The Giving USA annual report on 2011 charitable giving in the United States, released last week, found that overall charitable giving increased 3.9% from the prior year. However, after adjustment for inflation, that increase was really only 0.9%. A more detailed look included one interesting finding: individual giving to religious organizations is dropping. The report reconfirmed some facts not generally well understood about charities.

Two myths:

#1 – Most charitable donations go to help the poor.

Not really. In 2011, total charitable giving in the U.S. was estimated at about $298 billion, according to Giving USA.  Of this total, only 12% went to Human Services charities. 

The biggest proportion of 2011 contributions (32%) went to religious organizations.  Although you might think that the churches give that money to the needy, many studies have shown that most of a typical church budget goes to salaries and maintenance of a building.  The second highest sector to receive contributions was education, at 13% of the total.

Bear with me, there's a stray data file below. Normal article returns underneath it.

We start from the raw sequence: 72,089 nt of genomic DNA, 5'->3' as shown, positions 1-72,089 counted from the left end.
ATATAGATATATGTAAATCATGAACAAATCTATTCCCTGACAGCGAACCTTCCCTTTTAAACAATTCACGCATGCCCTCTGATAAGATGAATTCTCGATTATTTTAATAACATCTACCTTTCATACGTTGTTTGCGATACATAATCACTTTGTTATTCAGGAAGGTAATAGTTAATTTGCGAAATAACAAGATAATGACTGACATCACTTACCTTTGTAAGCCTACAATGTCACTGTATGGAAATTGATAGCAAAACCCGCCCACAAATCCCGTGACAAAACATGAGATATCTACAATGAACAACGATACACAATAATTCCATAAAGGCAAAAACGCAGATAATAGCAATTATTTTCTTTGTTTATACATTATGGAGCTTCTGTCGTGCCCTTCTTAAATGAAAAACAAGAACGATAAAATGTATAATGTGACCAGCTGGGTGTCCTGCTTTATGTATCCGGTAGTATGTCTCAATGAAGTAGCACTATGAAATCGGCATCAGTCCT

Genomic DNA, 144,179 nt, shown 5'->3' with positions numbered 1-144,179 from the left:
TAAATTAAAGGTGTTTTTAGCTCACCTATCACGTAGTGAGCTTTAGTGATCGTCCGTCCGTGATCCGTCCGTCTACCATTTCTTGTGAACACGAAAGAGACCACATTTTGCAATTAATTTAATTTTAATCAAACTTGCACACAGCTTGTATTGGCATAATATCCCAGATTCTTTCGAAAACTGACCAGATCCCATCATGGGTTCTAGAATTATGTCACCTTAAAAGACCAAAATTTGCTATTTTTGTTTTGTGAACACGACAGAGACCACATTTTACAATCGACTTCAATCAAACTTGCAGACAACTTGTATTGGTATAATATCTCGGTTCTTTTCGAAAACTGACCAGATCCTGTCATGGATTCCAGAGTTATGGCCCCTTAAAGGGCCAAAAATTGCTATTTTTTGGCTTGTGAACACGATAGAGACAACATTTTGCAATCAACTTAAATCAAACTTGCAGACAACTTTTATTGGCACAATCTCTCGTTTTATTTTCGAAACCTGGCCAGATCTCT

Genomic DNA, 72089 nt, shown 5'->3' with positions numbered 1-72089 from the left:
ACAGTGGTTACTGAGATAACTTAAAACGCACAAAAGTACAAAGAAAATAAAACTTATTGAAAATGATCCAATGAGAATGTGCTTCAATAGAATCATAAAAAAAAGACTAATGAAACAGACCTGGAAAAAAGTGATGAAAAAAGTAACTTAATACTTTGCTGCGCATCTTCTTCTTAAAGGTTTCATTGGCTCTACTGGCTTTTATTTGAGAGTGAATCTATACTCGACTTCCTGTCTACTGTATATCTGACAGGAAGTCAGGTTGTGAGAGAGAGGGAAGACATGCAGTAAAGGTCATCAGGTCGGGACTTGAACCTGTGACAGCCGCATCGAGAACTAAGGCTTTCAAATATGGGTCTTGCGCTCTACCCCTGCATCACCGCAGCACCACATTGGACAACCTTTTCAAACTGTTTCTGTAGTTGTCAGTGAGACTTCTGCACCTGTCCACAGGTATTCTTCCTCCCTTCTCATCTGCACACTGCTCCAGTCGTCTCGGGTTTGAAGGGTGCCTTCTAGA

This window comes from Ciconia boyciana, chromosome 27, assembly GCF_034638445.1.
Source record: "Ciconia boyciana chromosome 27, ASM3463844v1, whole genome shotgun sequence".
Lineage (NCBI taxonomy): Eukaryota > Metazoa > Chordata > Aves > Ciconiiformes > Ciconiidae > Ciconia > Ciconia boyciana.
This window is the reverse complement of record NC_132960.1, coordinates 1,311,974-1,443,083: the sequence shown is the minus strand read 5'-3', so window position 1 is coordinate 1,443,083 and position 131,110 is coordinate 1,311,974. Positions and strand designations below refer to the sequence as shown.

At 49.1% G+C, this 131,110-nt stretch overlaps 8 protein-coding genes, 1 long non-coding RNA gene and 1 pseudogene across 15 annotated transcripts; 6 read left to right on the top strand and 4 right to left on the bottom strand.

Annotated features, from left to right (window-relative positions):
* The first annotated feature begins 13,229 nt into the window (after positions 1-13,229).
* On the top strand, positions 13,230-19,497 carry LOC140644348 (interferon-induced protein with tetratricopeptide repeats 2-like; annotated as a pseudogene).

So the organizations providing services to people in need – those most often associated with “charity” –  are really getting only a small portion of charitable donations.

#2 – Most charities get grants from foundations.

No. Most charities receive no revenues or only a small proportion of their total income from foundations and corporations. Looking at the national total of charitable giving, individuals donated 73% in 2011, foundations gave 14%, and corporations contributed only 5%.  Donations from individuals are the major source of revenue for most charities.

Another major source of income for charities is from program services – fees and payments from customers and clients (e.g., ticket sales for arts groups and tuition payments for schools, etc.)

Read the Giving USA Executive Summary and check out individual charities via ERI’s free Form 990 library.